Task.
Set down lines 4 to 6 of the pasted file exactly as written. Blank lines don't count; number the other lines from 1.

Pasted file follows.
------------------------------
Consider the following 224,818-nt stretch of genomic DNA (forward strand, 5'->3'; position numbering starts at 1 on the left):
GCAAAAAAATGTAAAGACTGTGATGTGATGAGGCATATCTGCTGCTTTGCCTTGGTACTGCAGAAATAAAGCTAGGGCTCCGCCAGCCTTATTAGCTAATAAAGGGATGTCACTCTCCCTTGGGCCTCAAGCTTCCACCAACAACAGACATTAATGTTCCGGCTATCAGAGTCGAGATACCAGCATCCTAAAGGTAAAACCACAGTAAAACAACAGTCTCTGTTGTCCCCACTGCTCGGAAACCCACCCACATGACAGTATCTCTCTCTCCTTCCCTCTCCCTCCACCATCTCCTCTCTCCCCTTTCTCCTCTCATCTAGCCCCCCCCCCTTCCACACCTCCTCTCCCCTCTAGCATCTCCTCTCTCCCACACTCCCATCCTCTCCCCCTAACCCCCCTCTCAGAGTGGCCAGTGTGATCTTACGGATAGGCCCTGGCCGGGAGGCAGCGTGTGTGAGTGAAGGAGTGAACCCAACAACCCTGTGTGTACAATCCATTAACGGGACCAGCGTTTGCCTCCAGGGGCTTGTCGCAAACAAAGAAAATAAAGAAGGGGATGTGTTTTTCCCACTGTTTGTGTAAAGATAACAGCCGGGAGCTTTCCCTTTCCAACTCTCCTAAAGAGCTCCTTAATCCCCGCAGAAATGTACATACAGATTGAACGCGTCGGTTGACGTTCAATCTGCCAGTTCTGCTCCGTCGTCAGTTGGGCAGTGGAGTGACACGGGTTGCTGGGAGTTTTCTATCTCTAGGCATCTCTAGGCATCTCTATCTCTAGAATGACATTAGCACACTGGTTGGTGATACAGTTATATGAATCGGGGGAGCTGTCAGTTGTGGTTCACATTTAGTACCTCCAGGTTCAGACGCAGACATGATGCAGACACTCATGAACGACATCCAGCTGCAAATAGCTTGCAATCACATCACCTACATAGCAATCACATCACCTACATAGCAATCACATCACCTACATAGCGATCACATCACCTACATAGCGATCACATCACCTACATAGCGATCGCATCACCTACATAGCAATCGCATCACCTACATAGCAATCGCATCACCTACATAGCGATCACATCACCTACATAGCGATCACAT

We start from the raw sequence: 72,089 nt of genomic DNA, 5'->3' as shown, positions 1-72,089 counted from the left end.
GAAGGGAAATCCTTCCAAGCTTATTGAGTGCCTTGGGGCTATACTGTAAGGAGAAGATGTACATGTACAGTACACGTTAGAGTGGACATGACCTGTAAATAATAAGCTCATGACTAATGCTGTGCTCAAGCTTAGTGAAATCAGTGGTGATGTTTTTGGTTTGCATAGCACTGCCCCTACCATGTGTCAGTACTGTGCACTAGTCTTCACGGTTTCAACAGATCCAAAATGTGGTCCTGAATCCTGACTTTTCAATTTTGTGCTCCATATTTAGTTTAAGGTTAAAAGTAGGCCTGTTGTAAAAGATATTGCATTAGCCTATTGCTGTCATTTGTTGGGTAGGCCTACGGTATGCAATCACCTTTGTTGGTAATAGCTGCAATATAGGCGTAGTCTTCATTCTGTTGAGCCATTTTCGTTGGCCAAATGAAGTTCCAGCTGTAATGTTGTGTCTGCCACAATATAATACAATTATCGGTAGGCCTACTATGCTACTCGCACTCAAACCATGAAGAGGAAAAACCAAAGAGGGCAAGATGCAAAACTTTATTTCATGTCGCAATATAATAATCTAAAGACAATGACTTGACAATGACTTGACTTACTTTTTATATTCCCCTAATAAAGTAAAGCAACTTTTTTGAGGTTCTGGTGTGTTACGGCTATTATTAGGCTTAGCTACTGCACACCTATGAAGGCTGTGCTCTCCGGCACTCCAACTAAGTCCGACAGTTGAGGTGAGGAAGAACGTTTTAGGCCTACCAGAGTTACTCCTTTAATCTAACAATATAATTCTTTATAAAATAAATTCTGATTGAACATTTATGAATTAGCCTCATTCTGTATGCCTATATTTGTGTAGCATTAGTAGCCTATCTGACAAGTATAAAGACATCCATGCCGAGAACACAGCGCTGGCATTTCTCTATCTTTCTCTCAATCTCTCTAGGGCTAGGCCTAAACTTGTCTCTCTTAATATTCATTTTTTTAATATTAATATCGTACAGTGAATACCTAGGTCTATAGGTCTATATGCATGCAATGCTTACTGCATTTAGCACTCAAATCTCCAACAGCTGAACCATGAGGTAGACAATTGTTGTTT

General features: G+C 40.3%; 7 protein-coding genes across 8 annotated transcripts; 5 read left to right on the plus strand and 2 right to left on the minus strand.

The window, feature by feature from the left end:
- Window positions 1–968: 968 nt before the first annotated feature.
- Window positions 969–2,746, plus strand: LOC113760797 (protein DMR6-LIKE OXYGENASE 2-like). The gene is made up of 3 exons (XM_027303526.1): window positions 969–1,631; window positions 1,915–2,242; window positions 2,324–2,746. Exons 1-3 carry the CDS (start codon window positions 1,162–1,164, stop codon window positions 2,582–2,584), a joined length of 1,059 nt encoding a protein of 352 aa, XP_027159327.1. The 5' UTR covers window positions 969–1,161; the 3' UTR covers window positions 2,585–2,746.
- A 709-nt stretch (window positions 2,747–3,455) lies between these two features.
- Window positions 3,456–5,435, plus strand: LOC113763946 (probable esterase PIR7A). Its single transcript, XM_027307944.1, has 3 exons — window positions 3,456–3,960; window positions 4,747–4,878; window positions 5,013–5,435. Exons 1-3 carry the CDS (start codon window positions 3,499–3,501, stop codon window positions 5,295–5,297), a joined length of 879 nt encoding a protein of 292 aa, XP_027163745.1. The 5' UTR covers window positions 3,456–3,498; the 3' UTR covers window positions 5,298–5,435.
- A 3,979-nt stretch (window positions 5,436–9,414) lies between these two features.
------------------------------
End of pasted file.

GAAGGGAAATCCTTCCAAGCTTATTGAGTGCCTTGGGGCTATACTGTAAGGAGAAGATGTACATGTACAGTACACGTTAGAGTGGACATGACCTGTAAATAATAAGCTCATGACTAATGCTGTGCTCAAGCTTAGTGAAATCAGTGGTGATGTTTTTGGTTTGCATAGCACTGCCCCTACCATGTGTCAGTACTGTGCACTAGTCTTCACGGTTTCAACAGATCCAAAATGTGGTCCTGAATCCTGACTTTTCAATTTTGTGCTCCATATTTAGTTTAAGGTTAAAAGTAGGCCTGTTGTAAAAGATATTGCATTAGCCTATTGCTGTCATTTGTTGGGTAGGCCTACGGTATGCAATCACCTTTGTTGGTAATAGCTGCAATATAGGCGTAGTCTTCATTCTGTTGAGCCATTTTCGTTGGCCAAATGAAGTTCCAGCTGTAATGTTGTGTCTGCCACAATATAATACAATTATCGGTAGGCCTACTATGCTACTCGCACTCAAACCATGAAGAGGAAAAACCAAAGAGGGCAAGATGCAAAACTTTATTTCATGTCGCAATATAATAATCTAAAGACAATGACTTGACAATGACTTGACTTACTTTTTATATTCCCCTAATAAAGTAAAGCAACTTTTTTGAGGTTCTGGTGTGTTACGGCTATTATTAGGCTTAGCTACTGCACACCTATGAAGGCTGTGCTCTCCGGCACTCCAACTAAGTCCGACAGTTGAGGTGAGGAAGAACGTTTTAGGCCTACCAGAGTTACTCCTTTAATCTAACAATATAATTCTTTATAAAATAAATTCTGATTGAACATTTATGAATTAGCCTCATTCTGTATGCCTATATTTGTGTAGCATTAGTAGCCTATCTGACAAGTATAAAGACATCCATGCCGAGAACACAGCGCTGGCATTTCTCTATCTTTCTCTCAATCTCTCTAGGGCTAGGCCTAAACTTGTCTCTCTTAATATTCATTTTTTTAATATTAATATCGTACAGTGAATACCTAGGTCTATAGGTCTATATGCATGCAATGCTTACTGCATTTAGCACTCAAATCTCCAACAGCTGAACCATGAGGTAGACAATTGTTGTTT

General features: G+C 40.3%; 7 protein-coding genes across 8 annotated transcripts; 5 read left to right on the plus strand and 2 right to left on the minus strand.

The window, feature by feature from the left end: